The Use of Silver Nanoparticles as an Antifungal Coating on Silicone Facial Prosthesis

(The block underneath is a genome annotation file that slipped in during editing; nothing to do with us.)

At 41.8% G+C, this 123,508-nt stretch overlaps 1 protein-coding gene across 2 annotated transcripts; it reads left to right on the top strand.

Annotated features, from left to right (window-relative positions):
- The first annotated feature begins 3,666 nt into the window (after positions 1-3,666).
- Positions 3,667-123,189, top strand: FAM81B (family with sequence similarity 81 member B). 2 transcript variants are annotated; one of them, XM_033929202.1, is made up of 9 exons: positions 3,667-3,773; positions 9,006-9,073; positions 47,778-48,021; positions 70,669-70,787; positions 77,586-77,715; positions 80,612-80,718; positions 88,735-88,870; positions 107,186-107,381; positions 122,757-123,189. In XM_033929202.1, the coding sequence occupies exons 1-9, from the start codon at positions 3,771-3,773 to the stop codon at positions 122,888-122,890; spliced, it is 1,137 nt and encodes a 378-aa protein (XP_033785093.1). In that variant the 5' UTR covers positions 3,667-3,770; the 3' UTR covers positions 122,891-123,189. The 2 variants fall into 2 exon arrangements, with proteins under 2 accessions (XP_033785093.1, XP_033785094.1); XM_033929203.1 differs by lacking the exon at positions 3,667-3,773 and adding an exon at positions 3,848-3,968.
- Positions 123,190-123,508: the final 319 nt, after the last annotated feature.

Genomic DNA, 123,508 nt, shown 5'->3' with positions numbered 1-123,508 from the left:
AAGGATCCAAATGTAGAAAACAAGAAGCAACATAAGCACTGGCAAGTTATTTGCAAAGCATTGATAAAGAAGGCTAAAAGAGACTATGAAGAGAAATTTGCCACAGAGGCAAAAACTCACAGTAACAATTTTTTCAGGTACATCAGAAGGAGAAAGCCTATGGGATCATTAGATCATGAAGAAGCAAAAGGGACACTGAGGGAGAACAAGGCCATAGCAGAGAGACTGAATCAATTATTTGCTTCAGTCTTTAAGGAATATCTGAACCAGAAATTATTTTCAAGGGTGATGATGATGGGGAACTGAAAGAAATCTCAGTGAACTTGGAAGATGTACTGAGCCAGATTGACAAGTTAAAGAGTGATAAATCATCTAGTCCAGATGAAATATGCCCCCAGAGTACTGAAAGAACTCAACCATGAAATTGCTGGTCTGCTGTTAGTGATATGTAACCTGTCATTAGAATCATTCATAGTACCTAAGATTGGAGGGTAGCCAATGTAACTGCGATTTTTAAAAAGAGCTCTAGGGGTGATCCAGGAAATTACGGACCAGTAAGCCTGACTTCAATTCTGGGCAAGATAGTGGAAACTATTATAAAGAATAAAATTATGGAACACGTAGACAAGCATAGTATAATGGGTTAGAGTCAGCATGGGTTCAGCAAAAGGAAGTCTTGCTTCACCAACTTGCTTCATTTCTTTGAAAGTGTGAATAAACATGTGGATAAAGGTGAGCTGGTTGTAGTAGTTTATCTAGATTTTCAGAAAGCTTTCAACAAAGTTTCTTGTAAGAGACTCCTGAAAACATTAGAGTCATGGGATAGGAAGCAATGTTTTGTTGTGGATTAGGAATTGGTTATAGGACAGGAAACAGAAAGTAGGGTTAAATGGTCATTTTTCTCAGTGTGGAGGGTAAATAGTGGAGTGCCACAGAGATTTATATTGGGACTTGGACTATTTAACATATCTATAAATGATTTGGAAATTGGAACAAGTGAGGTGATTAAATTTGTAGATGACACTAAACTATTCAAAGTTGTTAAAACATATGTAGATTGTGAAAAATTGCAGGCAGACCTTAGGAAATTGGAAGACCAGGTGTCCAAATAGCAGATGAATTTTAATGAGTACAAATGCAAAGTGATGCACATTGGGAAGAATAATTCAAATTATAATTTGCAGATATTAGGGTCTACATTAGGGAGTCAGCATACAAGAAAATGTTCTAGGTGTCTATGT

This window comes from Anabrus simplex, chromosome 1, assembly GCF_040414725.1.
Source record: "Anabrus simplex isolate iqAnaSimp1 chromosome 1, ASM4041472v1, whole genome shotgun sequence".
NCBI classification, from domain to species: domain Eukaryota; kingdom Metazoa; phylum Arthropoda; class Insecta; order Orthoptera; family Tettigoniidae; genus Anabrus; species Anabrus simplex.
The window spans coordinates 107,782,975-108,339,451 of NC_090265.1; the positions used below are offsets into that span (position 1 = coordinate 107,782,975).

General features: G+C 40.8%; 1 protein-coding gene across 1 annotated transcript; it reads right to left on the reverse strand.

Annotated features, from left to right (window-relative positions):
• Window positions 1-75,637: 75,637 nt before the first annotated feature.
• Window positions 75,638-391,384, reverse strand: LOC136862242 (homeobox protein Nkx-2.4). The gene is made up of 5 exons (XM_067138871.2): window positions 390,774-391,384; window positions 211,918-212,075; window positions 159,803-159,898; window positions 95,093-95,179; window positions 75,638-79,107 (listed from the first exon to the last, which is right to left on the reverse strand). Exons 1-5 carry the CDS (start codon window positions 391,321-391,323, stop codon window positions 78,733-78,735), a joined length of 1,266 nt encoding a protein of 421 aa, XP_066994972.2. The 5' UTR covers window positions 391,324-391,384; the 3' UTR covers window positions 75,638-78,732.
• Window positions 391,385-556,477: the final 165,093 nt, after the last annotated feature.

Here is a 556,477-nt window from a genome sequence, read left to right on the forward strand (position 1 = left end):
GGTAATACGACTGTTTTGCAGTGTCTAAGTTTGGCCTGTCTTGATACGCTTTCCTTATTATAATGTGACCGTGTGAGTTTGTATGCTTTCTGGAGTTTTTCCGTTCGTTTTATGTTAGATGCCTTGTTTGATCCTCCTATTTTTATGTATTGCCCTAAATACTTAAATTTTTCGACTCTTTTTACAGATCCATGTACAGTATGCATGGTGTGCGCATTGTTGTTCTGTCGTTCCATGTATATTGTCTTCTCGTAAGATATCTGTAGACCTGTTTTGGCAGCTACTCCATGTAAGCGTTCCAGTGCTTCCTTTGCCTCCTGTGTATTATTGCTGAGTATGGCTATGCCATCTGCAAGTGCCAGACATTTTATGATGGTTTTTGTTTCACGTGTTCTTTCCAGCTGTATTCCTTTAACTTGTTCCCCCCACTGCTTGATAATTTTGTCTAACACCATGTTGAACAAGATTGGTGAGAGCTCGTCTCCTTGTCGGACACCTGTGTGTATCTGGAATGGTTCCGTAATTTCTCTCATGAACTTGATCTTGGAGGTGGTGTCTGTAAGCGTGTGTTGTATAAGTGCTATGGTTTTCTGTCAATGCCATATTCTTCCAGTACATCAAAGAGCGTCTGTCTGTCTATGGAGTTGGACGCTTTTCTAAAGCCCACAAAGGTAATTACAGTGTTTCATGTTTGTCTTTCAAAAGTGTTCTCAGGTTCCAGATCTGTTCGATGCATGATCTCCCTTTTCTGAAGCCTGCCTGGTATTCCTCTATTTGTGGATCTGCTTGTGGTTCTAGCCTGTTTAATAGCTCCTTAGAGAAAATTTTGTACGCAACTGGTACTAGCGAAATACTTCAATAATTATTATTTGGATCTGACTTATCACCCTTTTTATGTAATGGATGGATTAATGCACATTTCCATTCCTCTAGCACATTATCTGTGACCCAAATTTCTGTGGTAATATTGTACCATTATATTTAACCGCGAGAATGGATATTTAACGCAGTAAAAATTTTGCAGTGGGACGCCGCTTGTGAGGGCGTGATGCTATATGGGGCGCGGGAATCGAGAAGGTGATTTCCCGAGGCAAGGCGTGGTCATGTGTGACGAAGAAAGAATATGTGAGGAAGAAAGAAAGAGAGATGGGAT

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Abstract Introduction Maxillofacial prostheses are used to substitute lost facial parts, but give variable clinical results due to complications such as contamination and infection. Candida albicans infection remains a significant problem for facial prostheses made of silicone, as the organism causes degradation of the material and infection of the surrounding tissue. This study investigated the antifungal properties of silver nanoparticles (Ag NPs) as a coating on silicone facial prostheses to eliminate infection. Methods The experimental approach used fibroblast cell cultures to test the biocompatibility of Ag NPs and to demonstrate the safety of Ag NPs compared to AgNO3 at concentrations of 5 and 50 mg l-1. Cells cultures with and without the prosthetic material coated with Ag NPs were tested for cell viability and adherence to the prosthetic. An addition of yeast (C. albicans) was used as a pathogenic challenge to test the “antifungal” properties of the new facial prosthetics. End points included the determination of the cytotoxic response of the cells to nanoparticles including; protein and lactate dehydrogenase enzyme (LDH) leak, as well as electrolytes relating to the osmotic health of the cells (measuring pH, Na+, K+). Total Ag concentrations were also measured. In addition, an ethanol assay was used to follow metabolic activity associated with C. albicans, as fibroblasts do not produce ethanol. Results This study revealed that facial prostheses coated with Ag NPs preserved fibroblast cells from fungal infection compared to uncoated silicone prosthesis at a concentration of 50 mg l-1. Cell viability measures showed Ag NPs were not toxic to fibroblast cells compared to AgNO3 after 24h exposure. LDH leak was 9.7 % at a concentration of 50 mg l-l Ag NPs, while LDH leak for cells exposed to AgNO3 was 97%. Additionally, fibroblast cells exposed to AgNO3 showed significant change in cell Na+ content, as a coating, and when silver was added directly to the culture media (Kruskal Wallis, p< 0.05). However, when cells were exposed for 24 h to Ag NPs prepared in the media, this caused a significant change in cell K+ content (One way ANOVA, p< 0.05) and inhibition of Na+ K+-ATPase activity. In contrast, when the cells were exposed to the same concentrations of Ag NPs as a coating on silicone prostheses for 72 h, there was no effect on the Na+ pump or on cell K+. This study also showed that silver released from Ag NPs as a coating was less compared to that from AgNO3. Moreover, the production of ethanol by C. albicans was 30-fold lower when the silicone coated with Ag NPs compered to uncoated silicone, and 8-fold lower when coated with AgNO3. Conclusion The coating of silicone materials with Ag NPs could be of great use clinically to prevent fungal infection for patients with maxillofacial prostheses. A practical coating on the surface of the silicone prosthesis of 50 mg l-1 Ag NPs should be antifungal without any toxic effects to human dermal fibroblast cells. In clinical situations Candida infection occur at lower inoculations than used here and a lower concentration of Ag NPs could therefore also be effective in real patients.
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